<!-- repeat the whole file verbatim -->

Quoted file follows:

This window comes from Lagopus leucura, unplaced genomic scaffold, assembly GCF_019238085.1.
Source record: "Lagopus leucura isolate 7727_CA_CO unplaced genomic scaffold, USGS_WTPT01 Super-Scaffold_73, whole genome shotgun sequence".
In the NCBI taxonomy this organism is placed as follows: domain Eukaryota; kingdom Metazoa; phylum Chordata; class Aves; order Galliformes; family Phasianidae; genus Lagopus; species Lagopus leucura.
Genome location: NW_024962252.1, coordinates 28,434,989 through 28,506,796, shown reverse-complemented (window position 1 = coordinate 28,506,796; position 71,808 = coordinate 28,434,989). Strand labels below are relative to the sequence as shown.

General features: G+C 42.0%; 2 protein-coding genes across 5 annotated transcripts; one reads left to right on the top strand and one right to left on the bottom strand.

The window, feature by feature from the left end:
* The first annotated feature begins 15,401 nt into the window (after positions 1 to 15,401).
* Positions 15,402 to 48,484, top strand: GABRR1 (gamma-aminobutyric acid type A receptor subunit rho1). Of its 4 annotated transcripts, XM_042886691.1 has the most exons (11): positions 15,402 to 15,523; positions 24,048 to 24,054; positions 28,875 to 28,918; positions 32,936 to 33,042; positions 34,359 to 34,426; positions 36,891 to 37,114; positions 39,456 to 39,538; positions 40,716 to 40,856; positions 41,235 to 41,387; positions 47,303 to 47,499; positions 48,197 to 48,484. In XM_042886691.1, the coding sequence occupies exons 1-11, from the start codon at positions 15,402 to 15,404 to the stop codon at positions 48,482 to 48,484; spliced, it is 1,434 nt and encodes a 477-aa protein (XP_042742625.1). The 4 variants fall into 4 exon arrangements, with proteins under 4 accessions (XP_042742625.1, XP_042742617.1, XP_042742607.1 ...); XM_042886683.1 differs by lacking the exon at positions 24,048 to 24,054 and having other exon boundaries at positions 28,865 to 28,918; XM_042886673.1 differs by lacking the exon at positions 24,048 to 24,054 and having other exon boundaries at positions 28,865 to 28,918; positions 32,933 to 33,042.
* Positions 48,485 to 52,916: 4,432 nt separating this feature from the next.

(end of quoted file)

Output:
This window comes from Lagopus leucura, unplaced genomic scaffold, assembly GCF_019238085.1.
Source record: "Lagopus leucura isolate 7727_CA_CO unplaced genomic scaffold, USGS_WTPT01 Super-Scaffold_73, whole genome shotgun sequence".
In the NCBI taxonomy this organism is placed as follows: domain Eukaryota; kingdom Metazoa; phylum Chordata; class Aves; order Galliformes; family Phasianidae; genus Lagopus; species Lagopus leucura.
Genome location: NW_024962252.1, coordinates 28,434,989 through 28,506,796, shown reverse-complemented (window position 1 = coordinate 28,506,796; position 71,808 = coordinate 28,434,989). Strand labels below are relative to the sequence as shown.

General features: G+C 42.0%; 2 protein-coding genes across 5 annotated transcripts; one reads left to right on the top strand and one right to left on the bottom strand.

The window, feature by feature from the left end:
* The first annotated feature begins 15,401 nt into the window (after positions 1 to 15,401).
* Positions 15,402 to 48,484, top strand: GABRR1 (gamma-aminobutyric acid type A receptor subunit rho1). Of its 4 annotated transcripts, XM_042886691.1 has the most exons (11): positions 15,402 to 15,523; positions 24,048 to 24,054; positions 28,875 to 28,918; positions 32,936 to 33,042; positions 34,359 to 34,426; positions 36,891 to 37,114; positions 39,456 to 39,538; positions 40,716 to 40,856; positions 41,235 to 41,387; positions 47,303 to 47,499; positions 48,197 to 48,484. In XM_042886691.1, the coding sequence occupies exons 1-11, from the start codon at positions 15,402 to 15,404 to the stop codon at positions 48,482 to 48,484; spliced, it is 1,434 nt and encodes a 477-aa protein (XP_042742625.1). The 4 variants fall into 4 exon arrangements, with proteins under 4 accessions (XP_042742625.1, XP_042742617.1, XP_042742607.1 ...); XM_042886683.1 differs by lacking the exon at positions 24,048 to 24,054 and having other exon boundaries at positions 28,865 to 28,918; XM_042886673.1 differs by lacking the exon at positions 24,048 to 24,054 and having other exon boundaries at positions 28,865 to 28,918; positions 32,933 to 33,042.
* Positions 48,485 to 52,916: 4,432 nt separating this feature from the next.